People become the dark person they always wanted to be.
Not everyone was a good person who found themselves in a bad situation. Some of the people survived by tapping into the darkness that was there inside them the entire time. One man that Selco knew before everything happened was a factory worker. He was the kind of guy who you had coffee with or drank a beer with, nice enough, and unremarkable.
Until the SHTF.
Then he became a guy who forced people to run through the area where snipers were shooting people, then followed that with shooting at them himself. He was powerful and the people around him did the things he told them, and in return, he protected and fed them.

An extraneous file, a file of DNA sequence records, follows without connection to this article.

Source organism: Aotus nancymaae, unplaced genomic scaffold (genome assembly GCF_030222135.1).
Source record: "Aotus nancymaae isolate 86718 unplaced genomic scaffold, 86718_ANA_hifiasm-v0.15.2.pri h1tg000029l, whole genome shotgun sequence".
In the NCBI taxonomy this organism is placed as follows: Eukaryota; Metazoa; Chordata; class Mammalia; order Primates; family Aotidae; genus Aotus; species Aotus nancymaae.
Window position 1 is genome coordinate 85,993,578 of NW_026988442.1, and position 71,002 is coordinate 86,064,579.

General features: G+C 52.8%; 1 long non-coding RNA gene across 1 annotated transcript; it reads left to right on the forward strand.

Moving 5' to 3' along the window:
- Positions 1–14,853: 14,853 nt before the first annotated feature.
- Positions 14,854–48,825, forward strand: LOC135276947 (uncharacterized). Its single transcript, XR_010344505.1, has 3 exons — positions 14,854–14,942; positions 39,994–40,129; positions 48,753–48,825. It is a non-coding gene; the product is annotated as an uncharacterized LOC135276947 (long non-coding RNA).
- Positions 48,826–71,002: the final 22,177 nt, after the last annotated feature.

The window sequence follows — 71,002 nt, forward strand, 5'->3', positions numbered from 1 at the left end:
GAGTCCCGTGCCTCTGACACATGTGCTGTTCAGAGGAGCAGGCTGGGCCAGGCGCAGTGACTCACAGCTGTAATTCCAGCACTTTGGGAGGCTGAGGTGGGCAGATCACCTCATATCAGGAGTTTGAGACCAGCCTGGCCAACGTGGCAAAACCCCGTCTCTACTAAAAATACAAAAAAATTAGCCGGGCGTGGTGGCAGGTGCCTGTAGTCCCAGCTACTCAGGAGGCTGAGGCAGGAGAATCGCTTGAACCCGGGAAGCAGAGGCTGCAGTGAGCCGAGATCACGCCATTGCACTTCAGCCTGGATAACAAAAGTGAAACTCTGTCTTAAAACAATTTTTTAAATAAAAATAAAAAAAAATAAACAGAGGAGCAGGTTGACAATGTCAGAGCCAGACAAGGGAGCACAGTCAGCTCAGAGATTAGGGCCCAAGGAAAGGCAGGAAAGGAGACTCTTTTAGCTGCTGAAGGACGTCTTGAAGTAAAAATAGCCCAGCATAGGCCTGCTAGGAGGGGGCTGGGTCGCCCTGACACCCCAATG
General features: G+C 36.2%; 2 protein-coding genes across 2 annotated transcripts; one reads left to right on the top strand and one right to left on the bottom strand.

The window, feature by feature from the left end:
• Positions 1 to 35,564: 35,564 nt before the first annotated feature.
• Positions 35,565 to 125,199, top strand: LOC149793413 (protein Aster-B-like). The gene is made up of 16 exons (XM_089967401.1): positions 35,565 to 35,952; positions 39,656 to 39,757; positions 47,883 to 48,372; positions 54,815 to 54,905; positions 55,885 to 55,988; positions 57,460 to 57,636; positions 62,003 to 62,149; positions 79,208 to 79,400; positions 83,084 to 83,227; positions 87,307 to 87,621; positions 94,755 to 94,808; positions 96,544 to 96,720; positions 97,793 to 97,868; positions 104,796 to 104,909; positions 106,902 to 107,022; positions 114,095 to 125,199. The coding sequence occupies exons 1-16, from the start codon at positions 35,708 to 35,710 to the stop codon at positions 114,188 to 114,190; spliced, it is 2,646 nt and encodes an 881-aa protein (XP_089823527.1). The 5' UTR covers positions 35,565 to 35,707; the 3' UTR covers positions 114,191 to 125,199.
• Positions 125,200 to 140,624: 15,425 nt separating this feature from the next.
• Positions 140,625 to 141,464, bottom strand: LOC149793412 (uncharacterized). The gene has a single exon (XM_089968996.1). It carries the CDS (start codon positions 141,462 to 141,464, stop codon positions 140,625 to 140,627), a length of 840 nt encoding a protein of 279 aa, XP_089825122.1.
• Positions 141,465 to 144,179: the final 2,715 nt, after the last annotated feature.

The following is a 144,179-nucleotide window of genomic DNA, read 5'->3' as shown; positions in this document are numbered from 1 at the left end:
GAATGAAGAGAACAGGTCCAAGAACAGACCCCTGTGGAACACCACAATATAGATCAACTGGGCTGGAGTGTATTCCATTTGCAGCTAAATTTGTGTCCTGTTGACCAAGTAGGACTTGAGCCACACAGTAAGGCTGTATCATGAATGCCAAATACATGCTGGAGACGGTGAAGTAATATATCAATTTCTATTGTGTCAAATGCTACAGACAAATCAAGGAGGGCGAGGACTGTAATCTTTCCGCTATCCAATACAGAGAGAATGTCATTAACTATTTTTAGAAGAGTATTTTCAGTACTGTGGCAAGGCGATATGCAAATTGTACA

There is nothing deep and philosophical in that guy’s behavior and mindset. He was just a normal guy who turned bad because he loved power and was in a world without rules where he could play.
He lived on the bad side and lived a fast and evil life. He liked that SHTF situation.
But SHTF did not create that guy. He was there all the time. His real character just waited for SHTF to come out and play…(source)
According to Selco, this was not at all uncommon. He wrote, chillingly:
Now, this guy was not alone. When the SHTF, a whole bunch of weird and sick folks emerged. The point is that you never know what kind of people are living around you, or even with you.
And to make things worse, as I said, this guy was something like “normal” guy before SHTF.
Besides those normal guys who turned bad, there is a whole army of scum and criminals who are just waiting for SHTF to happen, so they can go out and be something like small dictators. (source)